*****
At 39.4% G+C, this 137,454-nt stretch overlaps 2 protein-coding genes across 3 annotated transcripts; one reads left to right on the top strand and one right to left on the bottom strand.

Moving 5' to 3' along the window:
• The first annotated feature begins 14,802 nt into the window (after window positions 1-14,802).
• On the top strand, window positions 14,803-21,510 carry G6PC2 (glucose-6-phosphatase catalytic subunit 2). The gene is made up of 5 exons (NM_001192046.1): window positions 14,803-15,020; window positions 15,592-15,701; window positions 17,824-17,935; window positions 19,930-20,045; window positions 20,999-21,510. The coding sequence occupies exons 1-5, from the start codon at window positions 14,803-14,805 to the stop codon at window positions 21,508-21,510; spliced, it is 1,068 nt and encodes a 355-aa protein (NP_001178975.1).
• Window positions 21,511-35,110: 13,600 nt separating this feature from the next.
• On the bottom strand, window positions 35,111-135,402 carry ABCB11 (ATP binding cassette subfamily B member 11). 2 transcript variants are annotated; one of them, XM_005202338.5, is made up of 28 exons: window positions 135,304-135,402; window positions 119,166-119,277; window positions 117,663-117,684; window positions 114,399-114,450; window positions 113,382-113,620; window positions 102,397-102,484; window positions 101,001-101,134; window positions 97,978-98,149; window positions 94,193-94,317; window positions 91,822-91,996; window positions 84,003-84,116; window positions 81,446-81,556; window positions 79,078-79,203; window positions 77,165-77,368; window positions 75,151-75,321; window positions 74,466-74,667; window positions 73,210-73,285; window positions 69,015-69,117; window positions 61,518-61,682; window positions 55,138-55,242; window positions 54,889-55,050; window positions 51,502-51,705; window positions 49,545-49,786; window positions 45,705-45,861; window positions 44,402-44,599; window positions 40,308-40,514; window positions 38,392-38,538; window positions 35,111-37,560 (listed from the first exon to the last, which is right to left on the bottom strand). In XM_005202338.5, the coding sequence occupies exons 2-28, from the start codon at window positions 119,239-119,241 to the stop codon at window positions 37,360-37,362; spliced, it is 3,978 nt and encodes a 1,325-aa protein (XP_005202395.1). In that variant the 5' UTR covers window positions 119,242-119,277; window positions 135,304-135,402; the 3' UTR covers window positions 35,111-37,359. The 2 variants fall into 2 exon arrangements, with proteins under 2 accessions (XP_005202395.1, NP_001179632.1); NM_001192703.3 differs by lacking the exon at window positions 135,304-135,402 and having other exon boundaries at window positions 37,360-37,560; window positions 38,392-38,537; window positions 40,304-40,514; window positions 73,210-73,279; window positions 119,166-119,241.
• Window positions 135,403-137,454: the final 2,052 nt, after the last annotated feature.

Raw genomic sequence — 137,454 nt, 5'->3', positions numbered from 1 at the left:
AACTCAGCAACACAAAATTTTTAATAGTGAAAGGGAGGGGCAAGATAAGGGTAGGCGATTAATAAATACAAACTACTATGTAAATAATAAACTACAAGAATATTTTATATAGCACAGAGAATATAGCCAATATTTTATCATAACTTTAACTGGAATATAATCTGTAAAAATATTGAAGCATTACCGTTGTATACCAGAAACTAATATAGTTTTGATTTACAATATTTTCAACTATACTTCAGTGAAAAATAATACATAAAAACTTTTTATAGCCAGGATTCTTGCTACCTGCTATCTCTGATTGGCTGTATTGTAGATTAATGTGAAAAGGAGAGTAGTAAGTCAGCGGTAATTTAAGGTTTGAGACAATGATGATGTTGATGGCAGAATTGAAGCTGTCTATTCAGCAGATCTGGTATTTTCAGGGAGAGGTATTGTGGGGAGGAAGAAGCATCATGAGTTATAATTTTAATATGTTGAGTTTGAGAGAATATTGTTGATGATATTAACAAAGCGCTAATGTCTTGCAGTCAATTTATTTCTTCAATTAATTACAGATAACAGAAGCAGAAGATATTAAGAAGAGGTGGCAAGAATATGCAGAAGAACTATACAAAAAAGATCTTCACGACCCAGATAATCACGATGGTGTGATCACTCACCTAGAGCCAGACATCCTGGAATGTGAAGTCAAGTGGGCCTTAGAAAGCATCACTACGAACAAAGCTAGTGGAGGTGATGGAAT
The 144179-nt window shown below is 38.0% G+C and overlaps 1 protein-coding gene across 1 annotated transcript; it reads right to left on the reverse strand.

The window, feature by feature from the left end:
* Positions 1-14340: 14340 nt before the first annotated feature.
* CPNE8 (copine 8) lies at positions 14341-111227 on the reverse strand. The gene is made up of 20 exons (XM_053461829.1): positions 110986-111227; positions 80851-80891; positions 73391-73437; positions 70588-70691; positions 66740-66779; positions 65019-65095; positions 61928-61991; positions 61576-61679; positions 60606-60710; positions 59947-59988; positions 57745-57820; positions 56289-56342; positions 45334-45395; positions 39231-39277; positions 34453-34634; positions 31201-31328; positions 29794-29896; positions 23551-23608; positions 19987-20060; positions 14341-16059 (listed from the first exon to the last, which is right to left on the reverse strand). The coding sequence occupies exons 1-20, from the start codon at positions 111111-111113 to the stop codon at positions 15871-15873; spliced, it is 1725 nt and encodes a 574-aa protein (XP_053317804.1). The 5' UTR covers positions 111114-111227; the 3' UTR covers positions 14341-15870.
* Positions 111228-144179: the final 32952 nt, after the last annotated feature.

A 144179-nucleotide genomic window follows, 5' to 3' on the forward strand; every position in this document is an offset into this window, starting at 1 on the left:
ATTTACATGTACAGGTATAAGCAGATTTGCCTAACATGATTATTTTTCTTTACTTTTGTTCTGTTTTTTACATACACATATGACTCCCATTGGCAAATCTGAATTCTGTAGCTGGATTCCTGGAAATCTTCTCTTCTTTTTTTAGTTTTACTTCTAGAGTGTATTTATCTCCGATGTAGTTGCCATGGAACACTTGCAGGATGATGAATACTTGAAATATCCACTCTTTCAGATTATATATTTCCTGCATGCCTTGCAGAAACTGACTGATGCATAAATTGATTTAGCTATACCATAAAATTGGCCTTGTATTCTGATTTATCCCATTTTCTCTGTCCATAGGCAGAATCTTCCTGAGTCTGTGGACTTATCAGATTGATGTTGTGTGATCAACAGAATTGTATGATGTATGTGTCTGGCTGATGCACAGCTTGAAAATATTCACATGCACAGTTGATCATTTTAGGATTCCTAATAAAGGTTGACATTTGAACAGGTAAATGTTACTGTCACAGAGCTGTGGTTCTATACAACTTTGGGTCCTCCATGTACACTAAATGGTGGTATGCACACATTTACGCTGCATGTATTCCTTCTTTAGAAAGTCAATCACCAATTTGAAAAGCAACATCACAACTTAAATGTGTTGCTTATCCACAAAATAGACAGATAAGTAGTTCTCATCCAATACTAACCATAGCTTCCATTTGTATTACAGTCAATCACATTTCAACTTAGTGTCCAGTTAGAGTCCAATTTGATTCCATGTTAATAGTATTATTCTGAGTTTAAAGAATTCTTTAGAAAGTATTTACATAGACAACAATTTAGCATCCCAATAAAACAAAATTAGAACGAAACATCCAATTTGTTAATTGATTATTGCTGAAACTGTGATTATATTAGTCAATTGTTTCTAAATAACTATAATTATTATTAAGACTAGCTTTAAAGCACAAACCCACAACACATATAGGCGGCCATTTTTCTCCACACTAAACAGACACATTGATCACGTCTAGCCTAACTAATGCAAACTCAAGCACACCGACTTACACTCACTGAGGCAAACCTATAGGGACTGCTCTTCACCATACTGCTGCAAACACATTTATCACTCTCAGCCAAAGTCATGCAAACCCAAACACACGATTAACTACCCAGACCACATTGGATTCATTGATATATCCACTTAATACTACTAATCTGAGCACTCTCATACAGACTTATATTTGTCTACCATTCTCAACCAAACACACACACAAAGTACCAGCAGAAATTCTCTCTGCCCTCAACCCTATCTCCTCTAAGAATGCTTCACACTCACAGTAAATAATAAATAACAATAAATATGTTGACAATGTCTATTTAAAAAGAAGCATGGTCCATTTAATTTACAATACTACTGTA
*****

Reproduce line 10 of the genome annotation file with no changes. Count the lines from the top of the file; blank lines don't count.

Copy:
The 144179-nt window shown below is 38.0% G+C and overlaps 1 protein-coding gene across 1 annotated transcript; it reads right to left on the reverse strand.